As humans, we’ve all had one of those days. Waking up to a dreary, rainy day can set us off on the “wrong foot.” Many people let the weather “get them down” and use it as an excuse for a bad day. You may decide today's going to be rotten when you see poor weather predicted on the news.
Anticipating a lot of rain, or trudging through snow, can often put us in a bad mood. Some people even say that when they were using alcohol or drugs, they felt triggered to use more often during cold or dreary seasonal weather. Is using because of the weather just another lie that an addicted person tells themselves, or is there more to it?
Does the Weather Make People Use More?
Scientifically, there are no studies that show that weather is a problem that causes people to use more drugs or drink more often. So why do so many people in recovery admit they used more often during the coldest days or rainiest weeks of the year? One thing that we do know is that science reveals that weather can have a huge effect on our moods as humans. This means that even when we approach the day with a positive attitude, poor weather can still send us into a slump.
Most people who are addicted to a substance use it on both cloudy days and sunny days. Addiction is a disease that makes people use a drug despite negative consequences. It will tell you to get high because it's gloomy outside, and to get high because you want to enjoy the sunny weather.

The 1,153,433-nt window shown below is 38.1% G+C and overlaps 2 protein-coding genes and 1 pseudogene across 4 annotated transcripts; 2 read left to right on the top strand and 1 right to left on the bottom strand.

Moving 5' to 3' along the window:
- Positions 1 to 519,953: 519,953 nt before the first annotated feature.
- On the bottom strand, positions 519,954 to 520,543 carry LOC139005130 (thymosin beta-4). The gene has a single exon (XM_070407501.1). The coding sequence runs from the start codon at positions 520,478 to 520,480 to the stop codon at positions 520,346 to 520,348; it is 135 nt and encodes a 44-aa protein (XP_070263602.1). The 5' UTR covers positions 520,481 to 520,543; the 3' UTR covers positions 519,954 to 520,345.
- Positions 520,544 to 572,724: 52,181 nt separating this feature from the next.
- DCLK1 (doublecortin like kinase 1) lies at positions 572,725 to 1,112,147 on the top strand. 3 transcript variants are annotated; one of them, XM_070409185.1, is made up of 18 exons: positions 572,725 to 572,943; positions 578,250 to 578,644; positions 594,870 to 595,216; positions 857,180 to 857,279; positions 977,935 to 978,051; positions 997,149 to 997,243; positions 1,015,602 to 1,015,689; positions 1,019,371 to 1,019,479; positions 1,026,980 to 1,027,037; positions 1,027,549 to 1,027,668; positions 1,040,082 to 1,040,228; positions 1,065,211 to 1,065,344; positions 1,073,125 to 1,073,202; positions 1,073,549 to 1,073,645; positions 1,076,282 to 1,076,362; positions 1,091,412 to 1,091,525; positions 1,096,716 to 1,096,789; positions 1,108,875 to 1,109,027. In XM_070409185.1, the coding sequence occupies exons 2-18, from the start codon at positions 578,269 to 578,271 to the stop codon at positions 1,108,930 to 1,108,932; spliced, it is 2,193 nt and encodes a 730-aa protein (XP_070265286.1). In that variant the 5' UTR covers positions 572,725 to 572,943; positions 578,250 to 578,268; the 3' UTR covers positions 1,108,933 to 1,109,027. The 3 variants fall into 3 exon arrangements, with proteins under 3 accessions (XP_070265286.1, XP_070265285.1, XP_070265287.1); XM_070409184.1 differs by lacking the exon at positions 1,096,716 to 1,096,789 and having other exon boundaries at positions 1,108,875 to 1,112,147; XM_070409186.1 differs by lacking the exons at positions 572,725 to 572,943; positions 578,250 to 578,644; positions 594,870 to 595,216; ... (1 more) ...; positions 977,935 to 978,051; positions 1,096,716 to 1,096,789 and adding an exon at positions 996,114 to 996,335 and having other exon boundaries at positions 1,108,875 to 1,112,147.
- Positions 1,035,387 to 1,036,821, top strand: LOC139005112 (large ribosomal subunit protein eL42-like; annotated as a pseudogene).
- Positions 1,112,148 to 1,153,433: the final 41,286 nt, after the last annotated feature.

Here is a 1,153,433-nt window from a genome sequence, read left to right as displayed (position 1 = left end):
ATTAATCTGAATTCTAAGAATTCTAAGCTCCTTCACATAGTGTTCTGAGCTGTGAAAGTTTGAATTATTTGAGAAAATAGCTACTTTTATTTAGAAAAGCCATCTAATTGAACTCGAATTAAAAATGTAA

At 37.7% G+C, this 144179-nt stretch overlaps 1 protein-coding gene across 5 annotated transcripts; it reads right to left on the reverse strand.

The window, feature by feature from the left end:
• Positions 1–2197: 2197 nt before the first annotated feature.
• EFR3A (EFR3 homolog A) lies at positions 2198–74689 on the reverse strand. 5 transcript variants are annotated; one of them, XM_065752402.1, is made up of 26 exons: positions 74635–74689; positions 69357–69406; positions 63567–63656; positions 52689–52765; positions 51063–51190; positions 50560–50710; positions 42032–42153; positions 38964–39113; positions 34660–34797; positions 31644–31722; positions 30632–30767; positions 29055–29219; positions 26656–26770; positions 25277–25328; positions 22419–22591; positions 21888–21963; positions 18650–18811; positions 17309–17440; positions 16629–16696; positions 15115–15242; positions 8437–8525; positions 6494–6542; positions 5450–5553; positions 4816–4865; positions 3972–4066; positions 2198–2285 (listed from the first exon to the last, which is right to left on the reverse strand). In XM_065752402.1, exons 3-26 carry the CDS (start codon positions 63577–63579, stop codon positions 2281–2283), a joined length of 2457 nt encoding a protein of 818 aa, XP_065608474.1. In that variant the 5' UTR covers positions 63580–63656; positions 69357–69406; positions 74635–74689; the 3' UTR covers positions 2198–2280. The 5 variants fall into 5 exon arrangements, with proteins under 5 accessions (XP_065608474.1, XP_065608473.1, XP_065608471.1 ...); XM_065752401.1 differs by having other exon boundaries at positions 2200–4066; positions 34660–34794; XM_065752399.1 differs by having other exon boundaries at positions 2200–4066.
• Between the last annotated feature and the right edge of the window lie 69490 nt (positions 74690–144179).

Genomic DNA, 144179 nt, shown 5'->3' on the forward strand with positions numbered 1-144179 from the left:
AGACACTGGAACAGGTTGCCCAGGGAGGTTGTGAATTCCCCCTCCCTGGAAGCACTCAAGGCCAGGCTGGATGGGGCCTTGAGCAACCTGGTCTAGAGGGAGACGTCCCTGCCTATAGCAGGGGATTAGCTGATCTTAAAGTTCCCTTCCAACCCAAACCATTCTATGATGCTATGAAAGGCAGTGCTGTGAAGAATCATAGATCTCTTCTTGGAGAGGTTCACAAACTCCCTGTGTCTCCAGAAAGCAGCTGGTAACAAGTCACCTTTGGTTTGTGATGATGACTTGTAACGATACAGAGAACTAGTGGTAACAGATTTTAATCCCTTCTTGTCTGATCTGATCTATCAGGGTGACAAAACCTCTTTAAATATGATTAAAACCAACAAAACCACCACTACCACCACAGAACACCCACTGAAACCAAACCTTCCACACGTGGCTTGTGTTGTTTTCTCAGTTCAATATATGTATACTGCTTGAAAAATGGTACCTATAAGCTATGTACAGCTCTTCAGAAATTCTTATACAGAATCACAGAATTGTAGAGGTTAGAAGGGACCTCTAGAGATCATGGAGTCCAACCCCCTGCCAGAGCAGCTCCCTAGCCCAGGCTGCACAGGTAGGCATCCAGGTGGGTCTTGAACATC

If you struggle with depressive feelings or mental health issues, they can be exacerbated by poor weather. Seasonal weather has such a profound effect on some people that there’s even a mental health disorder describing it. Seasonal Affective Disorder (SAD) is one reason people get depressed during the cold winter seasons, when there is less daylight.
Many treatments are out there to help combat SAD. One simple but effective treatment is a light lamp that you can use at the beginning and end of the day, mimicking the sunlight that you’re missing out on during the winter months. Discuss treatment for SAD with a therapist if you believe that you suffer from this syndrome, or you find that your mental health disorders are worse off when there is less sunlight in your daily life.
Does Poor Weather Trigger You?
Addiction is a tricky disease. In recovery, you’ll probably soon realize that you were triggered to use for a variety of reasons, and sometimes no reason at all. After all, most people with a substance use disorder will think up almost any excuse to get high or drunk when they’re in active addiction.
If you associate winter with using alcohol and drugs, it may also be that you’re triggered to use during the holiday season. Many people struggle with emotions and relationships during the holidays, and it makes sense that they increase their drugs use to circumvent these feelings.
Poor weather may make you feel like getting high or drunk, but in recovery, you’ll learn tools to cope with triggering feelings.
Getting Help for Addiction